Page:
The four sides involved in getting NHL players to the 2014 Winter Olympics are set to meet in New York to try to thrash out a deal.
NHL commissioner Gary Bettman, NHL Players Association head Donald Fehr, International Ice Hockey Federation president Rene Fasel and a representative of the International Olympic Committee are to meet Thursday and Friday, mainly about NHL participation in the 2014 Games in Sochi, Russia.
All four sides agree they want NHL players there, but there are key issues to resolve before a deal is done. No one has set a deadline, so there should still be time to reach an agreement even if it doesn't happen this week.
It could be a lively encounter, as Fasel set the tone in an interview with the CBC in Sochi on Saturday that came across as dismissive of Bettman and the NHL's concerns.
He said the only thing that could prevent NHL participation is "ego from some people in North America" and that "I think Gary has no other choice. He has to come to Sochi."
Bettman will likely have something to say about that.
The NHL and the players association have similar takes on the Games. They want to go, but they also want something in return for handing over the world's best players for 16 days in mid-season to a tournament that is one of the IOC's biggest money makers.
It is not so much a cut of the money they are after as that they'd like some things that currently are reserved for broadcast rights holders, like being able to freely use video highlights and other media from the Games on their websites, and to use the Olympic rings.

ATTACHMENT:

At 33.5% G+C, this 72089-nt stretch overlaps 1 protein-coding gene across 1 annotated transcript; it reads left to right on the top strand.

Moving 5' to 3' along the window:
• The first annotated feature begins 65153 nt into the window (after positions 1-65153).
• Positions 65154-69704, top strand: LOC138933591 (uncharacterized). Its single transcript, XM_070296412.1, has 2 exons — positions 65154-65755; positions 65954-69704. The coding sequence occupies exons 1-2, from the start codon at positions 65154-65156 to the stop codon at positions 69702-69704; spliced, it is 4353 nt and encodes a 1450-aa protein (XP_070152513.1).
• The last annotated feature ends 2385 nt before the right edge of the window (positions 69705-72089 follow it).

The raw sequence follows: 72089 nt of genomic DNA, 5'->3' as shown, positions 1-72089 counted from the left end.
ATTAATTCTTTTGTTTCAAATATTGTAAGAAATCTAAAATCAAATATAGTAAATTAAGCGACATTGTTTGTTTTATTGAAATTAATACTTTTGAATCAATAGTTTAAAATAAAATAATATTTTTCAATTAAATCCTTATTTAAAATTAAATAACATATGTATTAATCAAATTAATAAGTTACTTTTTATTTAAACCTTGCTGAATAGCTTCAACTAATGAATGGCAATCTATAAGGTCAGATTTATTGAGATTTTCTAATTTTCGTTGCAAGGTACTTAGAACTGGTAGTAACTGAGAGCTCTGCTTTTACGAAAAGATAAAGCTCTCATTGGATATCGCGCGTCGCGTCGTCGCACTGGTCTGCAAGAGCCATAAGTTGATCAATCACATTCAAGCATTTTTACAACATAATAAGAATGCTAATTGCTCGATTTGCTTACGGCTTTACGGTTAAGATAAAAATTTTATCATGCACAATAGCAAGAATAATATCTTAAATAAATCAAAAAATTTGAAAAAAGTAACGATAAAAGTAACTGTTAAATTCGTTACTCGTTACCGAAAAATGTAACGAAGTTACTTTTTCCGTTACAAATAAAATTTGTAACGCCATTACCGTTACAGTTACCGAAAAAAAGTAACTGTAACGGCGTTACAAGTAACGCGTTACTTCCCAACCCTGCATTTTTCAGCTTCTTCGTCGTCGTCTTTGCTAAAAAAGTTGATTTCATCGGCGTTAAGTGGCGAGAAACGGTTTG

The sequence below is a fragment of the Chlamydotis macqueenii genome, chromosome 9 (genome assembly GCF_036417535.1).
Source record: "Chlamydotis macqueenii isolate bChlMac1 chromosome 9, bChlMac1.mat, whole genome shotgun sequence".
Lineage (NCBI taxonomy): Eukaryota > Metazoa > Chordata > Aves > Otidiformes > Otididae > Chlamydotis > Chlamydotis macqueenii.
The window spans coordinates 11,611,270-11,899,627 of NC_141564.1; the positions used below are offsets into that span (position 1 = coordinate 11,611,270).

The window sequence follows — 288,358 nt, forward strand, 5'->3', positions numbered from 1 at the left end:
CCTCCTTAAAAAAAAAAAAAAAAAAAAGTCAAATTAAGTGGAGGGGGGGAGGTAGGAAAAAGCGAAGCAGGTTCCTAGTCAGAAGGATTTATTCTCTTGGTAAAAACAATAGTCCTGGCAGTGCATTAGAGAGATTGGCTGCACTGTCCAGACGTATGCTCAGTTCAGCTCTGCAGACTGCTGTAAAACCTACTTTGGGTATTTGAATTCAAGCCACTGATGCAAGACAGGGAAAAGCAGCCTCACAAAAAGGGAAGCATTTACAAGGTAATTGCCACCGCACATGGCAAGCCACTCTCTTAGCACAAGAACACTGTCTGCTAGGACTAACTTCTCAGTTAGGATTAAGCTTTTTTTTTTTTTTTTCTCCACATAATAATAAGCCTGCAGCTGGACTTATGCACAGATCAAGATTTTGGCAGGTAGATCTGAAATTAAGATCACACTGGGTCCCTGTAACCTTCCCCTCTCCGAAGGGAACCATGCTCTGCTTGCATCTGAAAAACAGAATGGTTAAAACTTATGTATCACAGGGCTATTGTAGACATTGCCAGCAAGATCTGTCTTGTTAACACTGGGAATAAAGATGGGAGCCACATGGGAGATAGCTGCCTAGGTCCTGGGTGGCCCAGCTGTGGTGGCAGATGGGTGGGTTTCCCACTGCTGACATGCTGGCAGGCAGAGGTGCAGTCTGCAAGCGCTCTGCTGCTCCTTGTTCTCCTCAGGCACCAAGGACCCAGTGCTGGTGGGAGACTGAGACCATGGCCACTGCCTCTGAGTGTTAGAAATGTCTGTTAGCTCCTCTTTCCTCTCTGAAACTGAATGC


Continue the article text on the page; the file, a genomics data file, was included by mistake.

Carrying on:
The IOC is highly protective of its logo and media availability.
The NHL would also like better accommodations and more access to tickets, and wants access for team doctors and guarantees of proper medical equipment and facilities.
The NHLPA also has concerns about insurance coverage for players at summer orientation camps.
Olympic participation was one of the issues left unresolved when the NHL lockout ended Jan. 13.
Lobbying for a better deal
Bettman has been lobbying for a better deal since the 2006 Games in Turin, Italy.
The NHL was glad to go in 2010 to Vancouver, which was not far away and where games were aired in prime time in North America. Time, distance and TV ratings will be a bigger factor in Sochi.
The sides have been talking on and off for a couple of years, so far agreeing only that they all want NHL stars at the Games.
There is pressure on all to make a deal.
Fasel runs the IIHF but is also an IOC member, reportedly with ambitions of rising in the IOC ranks. Failure to deliver NHL players to Sochi would not help that cause.
The league has pressure from NHL players and their fans, who almost unanimously support playing.
"I hope it works out," said Calgary Flames star Jarome Iginla, who has been to three Olympics, winning gold in 2002 and 2010. "I think it's very good for hockey. It's a great experience for the fans.
"I've enjoyed all the ones I've been very fortunate to be a part of. Also as a fan, just watching, you love to see those games. But I know there's a lot of logistics and all that stuff. I hope that gets worked out."
Then there are Russian stars like Alexander Ovechkin who have vowed to play on home ice in Sochi whether the NHL agrees to go or not.
Russian president Vladimir Putin has also called for NHL participation, mainly to guarantee the home team has all of its best players.
The group is also to discuss reviving the World Cup of Hockey, which was held in 1996 and 2004 but then vanished.
There is talk of holding it every four years, midway between Olympic years, likely in September. They may also discuss whether it is worth holding a world championship during Olympic years.
Hockey Canada says it does not yet have an alternative plan in place if the NHL does not go to Sochi.
It could end up looking like the teams that play for Canada at the Spengler Cup each December: former NHL players now skating for European clubs.
The league and NHLPA also hope to produce final wording of their new CBA by Saturday, but as one official said "that's a whole other group of lawyers" than the ones at the Olympic talks.